Dying to hook into a heavyweight brown? Here’s where to start
Massive brown trout are like Sasquatch or the Chupacabra; you hear about them all the time, but few people have actually seen one. Sure, nearly every piece of decent trout water holds a few big browns, but they’re tough to catch. They eat at night and sulk in the shadows until they feel safe enough to come out—which is almost never.
To up your odds of catching one of these beasts, visit one of these hotspots where huge numbers of monster browns are known to roam.
The Colorado River flows from high in the Rocky Mountain National Park to the confluence of the Gunnison, just east of the Utah border. From there, it picks up steam and makes its way to the desert Southwest. Before the border crossing, though, there are innumerable floats and walk-in access points where you can fish productive water. This stretch of the Colorado isn’t known for fat browns, but don’t be fooled: if you sling enough streamers and mouse flies, you’ll eventually hook a slab.
The A and B Sections of the Green River, below the tiny hamlet of Dutch John, Utah, and the Flaming Gorge Dam, generate most of the press for this famous fishery. And, sure, the fact that those sections are loaded with nearly 10,000 fish per mile and have absolutely stunning scenery makes them hard to skip. But it’s the C Section that holds the really, really big fish. Though it has fewer fish per mile by a long shot, if you’re looking for a trophy brown, that’s the place to go.
If you can handle frigid temps and the occasional elbow rub with another angler, hit the west coast of New York State between Eighteen Mile Creek and the Salmon River during the fall and winter runs of brown trout. Trout—many in the 20-pound range—run out of the lake to follow the salmon and spawn. Catching 8- to 10-pounders is commonplace, which, if you ask me, still makes for a heck of a day on the water.
The North Platte River flows out of Colorado and through Northgate Canyon and the impoundments of the Seminole, Pathfinder, and Alcova Reservoirs. As it makes its way through Casper, Wyo., any stretch of water, private or public, affords a chance to land an overfed brown. The 5½-mile stretch known as the Miracle Mile is also just a short drive from Casper—yes, it can get crowded; yes, it has big fish. But no matter which piece of water you hit, be sure to swing by the Ugly Bug in Casper.
The White River transforms from a tiny mountain stream into a massive piece of water by the time it enters the Mississippi River, some 720 miles downstream from its source. Between the two points is a series of dams that have turned the river’s once-turbid warm waters into a thriving trout fishery. Below Bull Shoals Dam, anglers have landed browns north of 30 pounds, but even on a normal day, it’s not out of the question to net an 11- to 20-pound fish, and 5- to 10-pounders are a regular occurrence.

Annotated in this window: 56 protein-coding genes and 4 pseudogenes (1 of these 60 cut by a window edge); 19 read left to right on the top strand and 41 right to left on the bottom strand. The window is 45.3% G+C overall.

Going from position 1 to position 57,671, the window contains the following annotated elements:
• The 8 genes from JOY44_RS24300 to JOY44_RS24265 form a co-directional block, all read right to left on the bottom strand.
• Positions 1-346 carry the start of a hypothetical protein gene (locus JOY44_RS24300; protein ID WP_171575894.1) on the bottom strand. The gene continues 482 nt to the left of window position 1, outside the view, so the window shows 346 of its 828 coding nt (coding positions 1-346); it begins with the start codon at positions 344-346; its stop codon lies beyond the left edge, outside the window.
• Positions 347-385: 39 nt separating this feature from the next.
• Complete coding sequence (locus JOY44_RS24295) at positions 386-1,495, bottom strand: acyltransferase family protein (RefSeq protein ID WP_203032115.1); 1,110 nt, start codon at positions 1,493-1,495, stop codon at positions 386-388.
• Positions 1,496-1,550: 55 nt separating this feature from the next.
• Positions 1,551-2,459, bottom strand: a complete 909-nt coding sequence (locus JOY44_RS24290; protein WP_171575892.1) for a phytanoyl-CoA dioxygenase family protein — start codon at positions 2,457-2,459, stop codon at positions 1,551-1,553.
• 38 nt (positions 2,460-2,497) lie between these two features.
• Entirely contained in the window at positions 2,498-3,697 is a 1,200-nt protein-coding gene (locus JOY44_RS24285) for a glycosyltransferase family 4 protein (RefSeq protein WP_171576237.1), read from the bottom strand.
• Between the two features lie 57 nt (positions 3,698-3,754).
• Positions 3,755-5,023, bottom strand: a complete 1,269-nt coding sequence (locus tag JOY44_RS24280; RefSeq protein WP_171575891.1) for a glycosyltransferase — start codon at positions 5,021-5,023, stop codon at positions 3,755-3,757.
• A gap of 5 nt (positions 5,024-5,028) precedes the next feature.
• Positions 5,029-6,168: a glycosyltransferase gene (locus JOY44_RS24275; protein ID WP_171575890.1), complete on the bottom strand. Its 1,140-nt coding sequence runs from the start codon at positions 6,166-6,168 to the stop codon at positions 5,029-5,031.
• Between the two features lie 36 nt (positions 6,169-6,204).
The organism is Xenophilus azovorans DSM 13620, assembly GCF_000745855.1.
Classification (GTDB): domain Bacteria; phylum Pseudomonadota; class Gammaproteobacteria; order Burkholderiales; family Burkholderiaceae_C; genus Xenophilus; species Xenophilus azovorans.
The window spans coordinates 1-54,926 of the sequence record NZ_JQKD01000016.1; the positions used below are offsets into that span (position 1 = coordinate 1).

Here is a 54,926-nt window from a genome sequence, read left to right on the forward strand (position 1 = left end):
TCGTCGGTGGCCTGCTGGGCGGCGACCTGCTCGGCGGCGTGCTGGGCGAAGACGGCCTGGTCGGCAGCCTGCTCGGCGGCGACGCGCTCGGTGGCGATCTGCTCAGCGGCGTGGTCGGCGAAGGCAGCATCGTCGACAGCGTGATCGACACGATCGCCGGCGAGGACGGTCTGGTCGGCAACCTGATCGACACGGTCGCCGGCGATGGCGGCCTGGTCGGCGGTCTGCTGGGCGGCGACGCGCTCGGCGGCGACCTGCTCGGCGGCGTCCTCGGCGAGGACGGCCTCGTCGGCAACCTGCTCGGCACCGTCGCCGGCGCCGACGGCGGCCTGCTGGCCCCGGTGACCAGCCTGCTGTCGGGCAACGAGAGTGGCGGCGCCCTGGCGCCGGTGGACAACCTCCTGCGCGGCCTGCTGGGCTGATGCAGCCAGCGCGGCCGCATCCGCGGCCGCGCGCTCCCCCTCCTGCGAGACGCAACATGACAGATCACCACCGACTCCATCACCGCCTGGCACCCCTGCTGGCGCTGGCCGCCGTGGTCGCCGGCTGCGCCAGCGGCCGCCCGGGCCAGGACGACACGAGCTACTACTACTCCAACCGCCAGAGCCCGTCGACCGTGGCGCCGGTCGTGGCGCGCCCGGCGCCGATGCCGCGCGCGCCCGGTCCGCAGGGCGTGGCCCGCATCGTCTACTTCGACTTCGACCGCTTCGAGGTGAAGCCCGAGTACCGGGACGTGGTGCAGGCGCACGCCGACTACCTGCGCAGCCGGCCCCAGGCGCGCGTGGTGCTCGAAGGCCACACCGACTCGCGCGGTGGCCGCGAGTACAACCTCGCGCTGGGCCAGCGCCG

Fishing along the banks of the Rio Grande River in southern Argentina can seem like a cruel joke at times. Winds regularly howl at 30, 40, and 50 miles per hour—so you better be able to really punch a fly. But the thing is, you won’t care about having to deal with the weather when you start fishing for sea-run brown trout that top out at 30 pounds.
East of Missoula and north of Helena sits the tiny town of Craig, Mont., home to one of the most productive big-brown-trout factories in the country. The section of the Missouri below Holter Lake and all the way to the town of Cascade also produces jumbo browns and rainbows. You might have to brave some competition, but there’s enough water to go around. The dry-fly fishing is especially great—owing to the caddis and mayfly hatches—and runs from April all the way through November.
The Gunnison River, in southwestern Colorado, is as varied as the landscapes it flows through. As the river makes its way north to meet the Colorado, it passes through some of the deepest and most narrow canyons in the country, and flat, lazy pastureland alike. Opportunities for a big trout abound, and the river can be both floated and waded effectively. The Gunnison has a ton of public-access points to boot.
If you’re a full-blown trout nut, you owe it to yourself to visit New Zealand at some point in your life. The country is home to some of the most intense, visually stimulating, and technical sight fishing for brown trout on the planet. You might not see a ton of fish, but the ones you do will be some of the biggest trout you’ve ever come across.
This Yampa is a sleeper. Trust me, you won’t hear it come up when talking about stellar brown trout spots. But the wade fishing in and around Steamboat Springs can be tremendous year-round, so can the long public floats west of town during the summer. Twenty-inch fish are nothing particularly special, and there aren’t a lot of places you can say that about.
Brown trout aren’t native to Chile, but they might as well be, since tiny high-alpine creeks and big, roily rivers—like the Baker—hold them. Fishing in Patagonia feels as though you’ve went back in time and visited Montana 100 years ago—but with temperate rainforests and other-worldly topography. Best of all, the chance to hook a truly large brown trout is often just casts away.